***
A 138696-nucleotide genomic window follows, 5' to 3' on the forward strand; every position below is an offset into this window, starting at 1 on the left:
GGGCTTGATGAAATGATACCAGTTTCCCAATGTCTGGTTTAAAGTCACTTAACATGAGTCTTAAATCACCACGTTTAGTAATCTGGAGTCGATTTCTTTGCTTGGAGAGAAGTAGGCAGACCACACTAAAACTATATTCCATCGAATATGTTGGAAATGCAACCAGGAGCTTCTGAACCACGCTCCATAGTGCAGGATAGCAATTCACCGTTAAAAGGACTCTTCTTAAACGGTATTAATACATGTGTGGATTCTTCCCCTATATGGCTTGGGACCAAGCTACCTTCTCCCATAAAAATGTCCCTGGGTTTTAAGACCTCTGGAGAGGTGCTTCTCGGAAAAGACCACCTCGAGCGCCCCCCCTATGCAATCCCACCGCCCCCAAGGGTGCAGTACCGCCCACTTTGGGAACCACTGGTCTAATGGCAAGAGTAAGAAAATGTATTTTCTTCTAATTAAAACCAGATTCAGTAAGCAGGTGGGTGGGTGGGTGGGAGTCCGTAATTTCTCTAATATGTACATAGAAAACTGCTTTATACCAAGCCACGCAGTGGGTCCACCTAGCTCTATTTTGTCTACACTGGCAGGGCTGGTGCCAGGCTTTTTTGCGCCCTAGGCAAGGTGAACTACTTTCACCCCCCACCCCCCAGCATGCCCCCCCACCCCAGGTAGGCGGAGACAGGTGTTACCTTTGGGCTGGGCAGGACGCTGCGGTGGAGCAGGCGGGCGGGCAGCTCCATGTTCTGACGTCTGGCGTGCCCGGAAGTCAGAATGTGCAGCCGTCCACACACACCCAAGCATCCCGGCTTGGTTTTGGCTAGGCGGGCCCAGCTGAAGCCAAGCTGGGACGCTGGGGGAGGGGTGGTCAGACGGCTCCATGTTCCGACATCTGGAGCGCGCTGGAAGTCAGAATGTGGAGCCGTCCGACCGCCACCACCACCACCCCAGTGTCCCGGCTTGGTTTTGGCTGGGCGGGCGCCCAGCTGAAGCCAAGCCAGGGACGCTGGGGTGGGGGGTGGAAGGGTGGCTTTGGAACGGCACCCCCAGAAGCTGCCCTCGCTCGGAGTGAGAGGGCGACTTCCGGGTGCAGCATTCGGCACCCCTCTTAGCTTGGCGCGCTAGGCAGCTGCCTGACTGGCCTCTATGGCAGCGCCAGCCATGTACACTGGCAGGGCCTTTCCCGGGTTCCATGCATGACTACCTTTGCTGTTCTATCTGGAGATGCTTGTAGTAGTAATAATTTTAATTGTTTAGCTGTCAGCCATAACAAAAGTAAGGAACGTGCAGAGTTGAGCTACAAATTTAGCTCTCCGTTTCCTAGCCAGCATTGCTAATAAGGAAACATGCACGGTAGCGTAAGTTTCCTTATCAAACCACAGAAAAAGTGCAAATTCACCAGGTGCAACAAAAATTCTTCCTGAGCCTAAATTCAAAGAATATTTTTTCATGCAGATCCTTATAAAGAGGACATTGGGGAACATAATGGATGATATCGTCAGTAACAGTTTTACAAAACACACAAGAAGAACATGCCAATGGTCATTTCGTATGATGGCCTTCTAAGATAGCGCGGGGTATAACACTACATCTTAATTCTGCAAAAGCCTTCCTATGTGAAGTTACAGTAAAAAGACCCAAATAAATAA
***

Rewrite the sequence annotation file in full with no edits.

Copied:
A 138696-nucleotide genomic window follows, 5' to 3' on the forward strand; every position below is an offset into this window, starting at 1 on the left:
GGGCTTGATGAAATGATACCAGTTTCCCAATGTCTGGTTTAAAGTCACTTAACATGAGTCTTAAATCACCACGTTTAGTAATCTGGAGTCGATTTCTTTGCTTGGAGAGAAGTAGGCAGACCACACTAAAACTATATTCCATCGAATATGTTGGAAATGCAACCAGGAGCTTCTGAACCACGCTCCATAGTGCAGGATAGCAATTCACCGTTAAAAGGACTCTTCTTAAACGGTATTAATACATGTGTGGATTCTTCCCCTATATGGCTTGGGACCAAGCTACCTTCTCCCATAAAAATGTCCCTGGGTTTTAAGACCTCTGGAGAGGTGCTTCTCGGAAAAGACCACCTCGAGCGCCCCCCCTATGCAATCCCACCGCCCCCAAGGGTGCAGTACCGCCCACTTTGGGAACCACTGGTCTAATGGCAAGAGTAAGAAAATGTATTTTCTTCTAATTAAAACCAGATTCAGTAAGCAGGTGGGTGGGTGGGTGGGAGTCCGTAATTTCTCTAATATGTACATAGAAAACTGCTTTATACCAAGCCACGCAGTGGGTCCACCTAGCTCTATTTTGTCTACACTGGCAGGGCTGGTGCCAGGCTTTTTTGCGCCCTAGGCAAGGTGAACTACTTTCACCCCCCACCCCCCAGCATGCCCCCCCACCCCAGGTAGGCGGAGACAGGTGTTACCTTTGGGCTGGGCAGGACGCTGCGGTGGAGCAGGCGGGCGGGCAGCTCCATGTTCTGACGTCTGGCGTGCCCGGAAGTCAGAATGTGCAGCCGTCCACACACACCCAAGCATCCCGGCTTGGTTTTGGCTAGGCGGGCCCAGCTGAAGCCAAGCTGGGACGCTGGGGGAGGGGTGGTCAGACGGCTCCATGTTCCGACATCTGGAGCGCGCTGGAAGTCAGAATGTGGAGCCGTCCGACCGCCACCACCACCACCCCAGTGTCCCGGCTTGGTTTTGGCTGGGCGGGCGCCCAGCTGAAGCCAAGCCAGGGACGCTGGGGTGGGGGGTGGAAGGGTGGCTTTGGAACGGCACCCCCAGAAGCTGCCCTCGCTCGGAGTGAGAGGGCGACTTCCGGGTGCAGCATTCGGCACCCCTCTTAGCTTGGCGCGCTAGGCAGCTGCCTGACTGGCCTCTATGGCAGCGCCAGCCATGTACACTGGCAGGGCCTTTCCCGGGTTCCATGCATGACTACCTTTGCTGTTCTATCTGGAGATGCTTGTAGTAGTAATAATTTTAATTGTTTAGCTGTCAGCCATAACAAAAGTAAGGAACGTGCAGAGTTGAGCTACAAATTTAGCTCTCCGTTTCCTAGCCAGCATTGCTAATAAGGAAACATGCACGGTAGCGTAAGTTTCCTTATCAAACCACAGAAAAAGTGCAAATTCACCAGGTGCAACAAAAATTCTTCCTGAGCCTAAATTCAAAGAATATTTTTTCATGCAGATCCTTATAAAGAGGACATTGGGGAACATAATGGATGATATCGTCAGTAACAGTTTTACAAAACACACAAGAAGAACATGCCAATGGTCATTTCGTATGATGGCCTTCTAAGATAGCGCGGGGTATAACACTACATCTTAATTCTGCAAAAGCCTTCCTATGTGAAGTTACAGTAAAAAGACCCAAATAAATAA